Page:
John Flynn was nicknamed the camel man, which is rather ironic, because he was not very fond of camels. It was nothing personal. Camels themselves were OK. It was just that they were very slow.
John was a minister of an Australian outback parish of some 3,200,000 square kilometres (approximately 1,236,000 square miles).
It took John an awfully long time to get around his parish on a camel. Worse than this, it took sick people in his parish a long time to get to a doctor. More often than not, injured people just never made it.
This isolation affected John a lot, especially when children died because help was so far away. Over the eighteen years he looked after people in the much faster outback, John Flynn formed a brilliant, outrageous (a lot said crazy!) idea – the creation of a flying doctor service.
It was a simple idea but, on paper, it seemed totally unrealistic. There were three critical problems with John Flynn’s idea-money, staff and communications.
Money: He could hardly afford a camel let alone an aeroplane.
Staff: He would have to find the doctors, nurses and a pilot prepared to live and work in outback Australia.
Communications: Most critically, he would have to invent a cheap way for outback stations to communicate with the flying doctor service. There was no point in having a doctor in Alice Springs if the people in Birdsville couldn’t contact him.
Telegraph and radio were avail it down five able but the expense of providing these services to every outback station was prohibitive. There would be no flying doctors until there was a new way to communicate.
But John Flynn was not deterred by problems. He seemed to thrive on them. He was a great believer in the philosophy that “whatever a person dares to do, that he can, if he thinks long enough, wills sincerely and works hard enough.”
So he put his heart, soul and back into creating the world’s first flying doctor service. John Flynn talked to anyone who would put listen about his plans. He spoke to individuals and he spoke to crowds.
A lot of people dismissed him as a dreamer, a fool with no hope of succeeding.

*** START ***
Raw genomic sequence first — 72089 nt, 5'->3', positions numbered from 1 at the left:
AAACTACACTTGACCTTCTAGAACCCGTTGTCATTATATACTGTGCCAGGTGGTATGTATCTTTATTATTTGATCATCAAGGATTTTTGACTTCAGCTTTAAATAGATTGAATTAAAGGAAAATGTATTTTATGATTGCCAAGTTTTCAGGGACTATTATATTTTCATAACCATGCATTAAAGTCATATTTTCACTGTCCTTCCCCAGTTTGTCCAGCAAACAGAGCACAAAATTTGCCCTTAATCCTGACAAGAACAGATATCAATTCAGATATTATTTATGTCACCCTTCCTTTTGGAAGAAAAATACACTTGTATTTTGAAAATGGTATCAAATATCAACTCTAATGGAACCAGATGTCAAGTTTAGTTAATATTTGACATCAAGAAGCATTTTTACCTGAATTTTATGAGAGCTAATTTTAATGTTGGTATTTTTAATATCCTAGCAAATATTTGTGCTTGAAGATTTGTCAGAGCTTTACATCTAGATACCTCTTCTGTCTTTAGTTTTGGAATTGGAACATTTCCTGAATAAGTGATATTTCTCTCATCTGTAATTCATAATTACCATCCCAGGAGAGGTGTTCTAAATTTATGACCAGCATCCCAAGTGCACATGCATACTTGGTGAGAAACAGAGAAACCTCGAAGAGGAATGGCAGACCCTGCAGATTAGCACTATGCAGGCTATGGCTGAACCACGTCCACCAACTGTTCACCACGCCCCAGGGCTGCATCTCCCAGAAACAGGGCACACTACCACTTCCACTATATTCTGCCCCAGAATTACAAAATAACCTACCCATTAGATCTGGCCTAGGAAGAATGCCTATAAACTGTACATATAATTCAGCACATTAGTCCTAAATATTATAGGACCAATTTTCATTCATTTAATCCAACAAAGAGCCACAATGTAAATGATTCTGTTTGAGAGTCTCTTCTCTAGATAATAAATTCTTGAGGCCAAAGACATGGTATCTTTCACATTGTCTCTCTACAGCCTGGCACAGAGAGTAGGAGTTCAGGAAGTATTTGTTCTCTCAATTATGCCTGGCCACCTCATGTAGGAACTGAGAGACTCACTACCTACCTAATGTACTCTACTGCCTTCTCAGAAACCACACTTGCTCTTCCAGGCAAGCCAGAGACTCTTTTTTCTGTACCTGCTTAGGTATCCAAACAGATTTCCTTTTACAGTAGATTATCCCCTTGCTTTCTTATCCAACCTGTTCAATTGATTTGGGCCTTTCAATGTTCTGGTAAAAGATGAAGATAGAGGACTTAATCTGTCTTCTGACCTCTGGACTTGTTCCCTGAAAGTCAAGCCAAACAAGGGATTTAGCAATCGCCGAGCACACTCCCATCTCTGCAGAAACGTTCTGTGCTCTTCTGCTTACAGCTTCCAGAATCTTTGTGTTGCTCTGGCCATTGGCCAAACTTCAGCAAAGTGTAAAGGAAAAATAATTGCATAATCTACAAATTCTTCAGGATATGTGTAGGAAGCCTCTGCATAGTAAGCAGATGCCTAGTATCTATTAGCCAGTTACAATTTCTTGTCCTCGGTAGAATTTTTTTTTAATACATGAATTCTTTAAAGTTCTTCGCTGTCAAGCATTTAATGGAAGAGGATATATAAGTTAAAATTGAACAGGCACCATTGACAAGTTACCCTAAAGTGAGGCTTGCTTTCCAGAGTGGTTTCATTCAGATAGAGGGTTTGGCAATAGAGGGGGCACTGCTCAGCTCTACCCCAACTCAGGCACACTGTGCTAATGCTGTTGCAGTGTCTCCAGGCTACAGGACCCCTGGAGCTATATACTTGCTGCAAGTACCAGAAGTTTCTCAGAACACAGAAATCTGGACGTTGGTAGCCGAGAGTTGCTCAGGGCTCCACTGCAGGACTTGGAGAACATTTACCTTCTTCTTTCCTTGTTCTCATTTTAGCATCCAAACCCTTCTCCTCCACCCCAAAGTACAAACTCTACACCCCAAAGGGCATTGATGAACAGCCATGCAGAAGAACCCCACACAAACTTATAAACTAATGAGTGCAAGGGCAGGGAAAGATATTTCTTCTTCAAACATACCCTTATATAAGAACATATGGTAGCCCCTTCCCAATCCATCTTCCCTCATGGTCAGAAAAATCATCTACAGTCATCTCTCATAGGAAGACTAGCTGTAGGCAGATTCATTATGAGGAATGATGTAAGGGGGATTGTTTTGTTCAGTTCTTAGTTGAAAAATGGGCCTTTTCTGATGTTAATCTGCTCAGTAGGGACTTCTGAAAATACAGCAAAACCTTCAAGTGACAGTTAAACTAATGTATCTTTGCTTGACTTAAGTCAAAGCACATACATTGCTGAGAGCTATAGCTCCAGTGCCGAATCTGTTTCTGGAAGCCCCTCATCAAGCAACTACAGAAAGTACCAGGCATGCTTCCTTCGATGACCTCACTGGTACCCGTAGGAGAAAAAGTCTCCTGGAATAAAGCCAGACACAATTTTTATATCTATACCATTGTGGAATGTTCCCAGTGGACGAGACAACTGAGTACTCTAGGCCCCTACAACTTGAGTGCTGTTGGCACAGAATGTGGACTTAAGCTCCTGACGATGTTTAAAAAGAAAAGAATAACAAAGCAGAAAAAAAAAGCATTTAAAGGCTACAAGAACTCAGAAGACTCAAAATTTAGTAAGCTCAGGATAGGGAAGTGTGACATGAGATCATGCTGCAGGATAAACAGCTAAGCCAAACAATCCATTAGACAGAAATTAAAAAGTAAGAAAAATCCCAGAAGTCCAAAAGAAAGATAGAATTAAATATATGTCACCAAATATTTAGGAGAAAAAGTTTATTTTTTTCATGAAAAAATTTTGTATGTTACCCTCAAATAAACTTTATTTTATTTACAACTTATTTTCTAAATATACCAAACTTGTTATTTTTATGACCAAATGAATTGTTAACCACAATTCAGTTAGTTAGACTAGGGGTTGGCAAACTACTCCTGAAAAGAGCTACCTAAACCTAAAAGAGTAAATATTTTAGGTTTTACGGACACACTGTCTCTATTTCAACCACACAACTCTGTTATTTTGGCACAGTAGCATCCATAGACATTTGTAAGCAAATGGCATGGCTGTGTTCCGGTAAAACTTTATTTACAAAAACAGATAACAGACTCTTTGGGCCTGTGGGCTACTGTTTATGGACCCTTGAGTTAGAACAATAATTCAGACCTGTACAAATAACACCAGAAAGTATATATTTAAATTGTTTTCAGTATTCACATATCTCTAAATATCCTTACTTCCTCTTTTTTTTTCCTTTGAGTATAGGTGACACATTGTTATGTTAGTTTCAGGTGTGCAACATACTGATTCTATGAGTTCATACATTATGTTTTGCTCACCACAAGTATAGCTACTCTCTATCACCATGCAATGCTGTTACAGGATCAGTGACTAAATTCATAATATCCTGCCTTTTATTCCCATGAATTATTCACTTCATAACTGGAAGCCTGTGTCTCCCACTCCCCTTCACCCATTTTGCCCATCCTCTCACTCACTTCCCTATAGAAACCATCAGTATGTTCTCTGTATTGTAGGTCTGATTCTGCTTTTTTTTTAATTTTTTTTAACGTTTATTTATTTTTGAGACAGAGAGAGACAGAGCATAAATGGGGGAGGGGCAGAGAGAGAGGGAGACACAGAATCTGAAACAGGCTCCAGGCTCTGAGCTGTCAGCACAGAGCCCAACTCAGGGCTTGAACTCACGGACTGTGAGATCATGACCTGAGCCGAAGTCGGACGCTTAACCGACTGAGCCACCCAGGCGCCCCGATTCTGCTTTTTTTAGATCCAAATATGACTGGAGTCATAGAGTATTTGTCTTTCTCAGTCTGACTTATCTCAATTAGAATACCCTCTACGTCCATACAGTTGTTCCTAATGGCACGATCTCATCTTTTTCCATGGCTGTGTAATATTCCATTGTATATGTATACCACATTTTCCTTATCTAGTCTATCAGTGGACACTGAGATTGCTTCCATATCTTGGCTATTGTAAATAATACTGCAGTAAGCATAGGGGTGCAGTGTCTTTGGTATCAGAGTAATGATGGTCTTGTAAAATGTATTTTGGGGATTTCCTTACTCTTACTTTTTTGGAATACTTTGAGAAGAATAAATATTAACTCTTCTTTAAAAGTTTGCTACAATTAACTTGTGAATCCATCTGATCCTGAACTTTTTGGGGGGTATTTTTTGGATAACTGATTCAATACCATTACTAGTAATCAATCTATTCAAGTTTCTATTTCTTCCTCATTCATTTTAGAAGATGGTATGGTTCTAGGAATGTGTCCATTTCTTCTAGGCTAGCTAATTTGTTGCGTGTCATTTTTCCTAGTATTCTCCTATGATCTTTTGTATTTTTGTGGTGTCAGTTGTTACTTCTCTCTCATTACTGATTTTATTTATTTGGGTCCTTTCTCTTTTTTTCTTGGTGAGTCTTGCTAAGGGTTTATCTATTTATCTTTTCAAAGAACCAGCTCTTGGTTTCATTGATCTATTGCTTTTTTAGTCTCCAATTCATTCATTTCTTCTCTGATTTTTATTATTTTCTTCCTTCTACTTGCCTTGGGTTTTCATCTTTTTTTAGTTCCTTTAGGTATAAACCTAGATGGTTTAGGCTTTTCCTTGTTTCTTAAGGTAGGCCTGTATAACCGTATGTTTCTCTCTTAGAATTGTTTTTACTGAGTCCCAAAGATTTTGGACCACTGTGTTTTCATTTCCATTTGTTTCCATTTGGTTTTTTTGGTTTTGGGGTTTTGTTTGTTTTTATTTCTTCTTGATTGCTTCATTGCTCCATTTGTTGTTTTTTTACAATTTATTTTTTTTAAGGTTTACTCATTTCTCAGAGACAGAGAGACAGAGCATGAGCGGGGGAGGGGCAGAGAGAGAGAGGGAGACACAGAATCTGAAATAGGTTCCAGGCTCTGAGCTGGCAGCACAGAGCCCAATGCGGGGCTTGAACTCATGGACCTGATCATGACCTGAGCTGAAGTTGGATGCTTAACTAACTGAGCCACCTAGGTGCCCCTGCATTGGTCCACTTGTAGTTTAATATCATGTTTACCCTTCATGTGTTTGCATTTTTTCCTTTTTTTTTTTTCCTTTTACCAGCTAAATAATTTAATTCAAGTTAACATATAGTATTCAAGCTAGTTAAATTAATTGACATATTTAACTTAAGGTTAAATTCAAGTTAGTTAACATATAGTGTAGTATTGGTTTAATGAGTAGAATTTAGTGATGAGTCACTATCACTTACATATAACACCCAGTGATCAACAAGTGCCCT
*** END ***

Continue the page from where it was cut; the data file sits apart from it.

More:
But some did listen. One of those was Hudson Fysh, one of the founders of Qantas. He eventually leased a plane to Flynn so the Flying Doctors could commence.
Hugh McKay, the inventor and founder of Harvester Farm Machinery, listened. He financially supported the Flying Doctors while he was alive and after his death via his estate. Hundreds and thousands of ordinary Aussie battlers listened to John Flynn and donated a quid (two dollars) here and there to make the Flying Doctors a reality.
John’s enthusiasm for the Flying Doctors rubbed off on Arthur Traeger, a young electrical engineer. Arthur experimented for years trying to find a cheap, easy way for outback stations to communicate across large distances.
He eventually came up with a wheel-less bike. This was a pedal transceiver that allowed people to generate power and send or receive morse code at the same time. It was an ingenious solution. And it was cheap!
Although he was up against enormous odds, John Flynn pulled it off. The idea, that seemed so impractical to so many for so long, became a reality.
John Flynn was pre-eminent at solving difficult problems. He was never cowered by them. He never ducked, weaved or retreated. He felt that a tough problem stretched a person. He welcomed problems because the tussle made him all the stronger.
John Flynn, the camel man, had a simple prayer. “It is better”, he said, “not to pray for tasks equal to your powers. Instead, pray for powers equal to your task.”
well imagine that pty ltd 2020 “Stand on the Shoulders of Giants”. This story varies slightly from that in the book itself